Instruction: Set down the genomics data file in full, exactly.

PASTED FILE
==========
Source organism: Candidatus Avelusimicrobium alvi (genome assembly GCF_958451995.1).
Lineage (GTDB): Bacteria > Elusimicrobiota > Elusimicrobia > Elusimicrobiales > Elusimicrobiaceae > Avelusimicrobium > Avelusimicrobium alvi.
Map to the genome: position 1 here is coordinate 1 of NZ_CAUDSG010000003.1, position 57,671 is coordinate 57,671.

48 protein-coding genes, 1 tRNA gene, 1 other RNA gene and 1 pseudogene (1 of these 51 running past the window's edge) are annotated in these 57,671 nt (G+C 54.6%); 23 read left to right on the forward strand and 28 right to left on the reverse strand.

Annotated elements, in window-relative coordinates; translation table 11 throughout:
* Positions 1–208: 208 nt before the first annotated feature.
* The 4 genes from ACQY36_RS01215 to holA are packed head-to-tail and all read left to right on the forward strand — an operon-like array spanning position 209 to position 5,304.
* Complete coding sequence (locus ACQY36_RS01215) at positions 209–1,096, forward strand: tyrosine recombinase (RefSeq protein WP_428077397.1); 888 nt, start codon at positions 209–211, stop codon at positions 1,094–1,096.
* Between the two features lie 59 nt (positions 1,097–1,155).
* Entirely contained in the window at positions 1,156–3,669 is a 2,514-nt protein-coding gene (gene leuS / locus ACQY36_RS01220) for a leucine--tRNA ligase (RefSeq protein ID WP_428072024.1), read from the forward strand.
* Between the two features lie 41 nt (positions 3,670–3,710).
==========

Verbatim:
Source organism: Candidatus Avelusimicrobium alvi (genome assembly GCF_958451995.1).
Lineage (GTDB): Bacteria > Elusimicrobiota > Elusimicrobia > Elusimicrobiales > Elusimicrobiaceae > Avelusimicrobium > Avelusimicrobium alvi.
Map to the genome: position 1 here is coordinate 1 of NZ_CAUDSG010000003.1, position 57,671 is coordinate 57,671.

48 protein-coding genes, 1 tRNA gene, 1 other RNA gene and 1 pseudogene (1 of these 51 running past the window's edge) are annotated in these 57,671 nt (G+C 54.6%); 23 read left to right on the forward strand and 28 right to left on the reverse strand.

Annotated elements, in window-relative coordinates; translation table 11 throughout:
* Positions 1–208: 208 nt before the first annotated feature.
* The 4 genes from ACQY36_RS01215 to holA are packed head-to-tail and all read left to right on the forward strand — an operon-like array spanning position 209 to position 5,304.
* Complete coding sequence (locus ACQY36_RS01215) at positions 209–1,096, forward strand: tyrosine recombinase (RefSeq protein WP_428077397.1); 888 nt, start codon at positions 209–211, stop codon at positions 1,094–1,096.
* Between the two features lie 59 nt (positions 1,097–1,155).
* Entirely contained in the window at positions 1,156–3,669 is a 2,514-nt protein-coding gene (gene leuS / locus ACQY36_RS01220) for a leucine--tRNA ligase (RefSeq protein ID WP_428072024.1), read from the forward strand.
* Between the two features lie 41 nt (positions 3,670–3,710).